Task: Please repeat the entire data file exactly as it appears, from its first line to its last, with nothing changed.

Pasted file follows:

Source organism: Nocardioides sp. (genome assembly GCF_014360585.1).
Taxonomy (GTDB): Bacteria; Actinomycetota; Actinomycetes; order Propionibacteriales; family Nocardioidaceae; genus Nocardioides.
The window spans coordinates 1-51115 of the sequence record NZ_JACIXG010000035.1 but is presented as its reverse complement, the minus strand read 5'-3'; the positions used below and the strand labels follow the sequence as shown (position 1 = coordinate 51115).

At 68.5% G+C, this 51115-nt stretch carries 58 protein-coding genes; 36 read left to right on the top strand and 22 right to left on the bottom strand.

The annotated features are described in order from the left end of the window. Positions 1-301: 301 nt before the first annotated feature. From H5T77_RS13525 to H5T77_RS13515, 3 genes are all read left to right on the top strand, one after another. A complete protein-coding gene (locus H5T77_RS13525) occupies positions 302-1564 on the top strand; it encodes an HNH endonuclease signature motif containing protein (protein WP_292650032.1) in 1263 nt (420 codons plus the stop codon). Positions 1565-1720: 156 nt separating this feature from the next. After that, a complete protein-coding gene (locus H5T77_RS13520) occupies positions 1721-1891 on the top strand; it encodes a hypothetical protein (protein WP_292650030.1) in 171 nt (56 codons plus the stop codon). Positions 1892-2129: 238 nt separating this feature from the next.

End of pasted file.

Source organism: Nocardioides sp. (genome assembly GCF_014360585.1).
Taxonomy (GTDB): Bacteria; Actinomycetota; Actinomycetes; order Propionibacteriales; family Nocardioidaceae; genus Nocardioides.
The window spans coordinates 1-51115 of the sequence record NZ_JACIXG010000035.1 but is presented as its reverse complement, the minus strand read 5'-3'; the positions used below and the strand labels follow the sequence as shown (position 1 = coordinate 51115).

At 68.5% G+C, this 51115-nt stretch carries 58 protein-coding genes; 36 read left to right on the top strand and 22 right to left on the bottom strand.

The annotated features are described in order from the left end of the window. Positions 1-301: 301 nt before the first annotated feature. From H5T77_RS13525 to H5T77_RS13515, 3 genes are all read left to right on the top strand, one after another. A complete protein-coding gene (locus H5T77_RS13525) occupies positions 302-1564 on the top strand; it encodes an HNH endonuclease signature motif containing protein (protein WP_292650032.1) in 1263 nt (420 codons plus the stop codon). Positions 1565-1720: 156 nt separating this feature from the next. After that, a complete protein-coding gene (locus H5T77_RS13520) occupies positions 1721-1891 on the top strand; it encodes a hypothetical protein (protein WP_292650030.1) in 171 nt (56 codons plus the stop codon). Positions 1892-2129: 238 nt separating this feature from the next.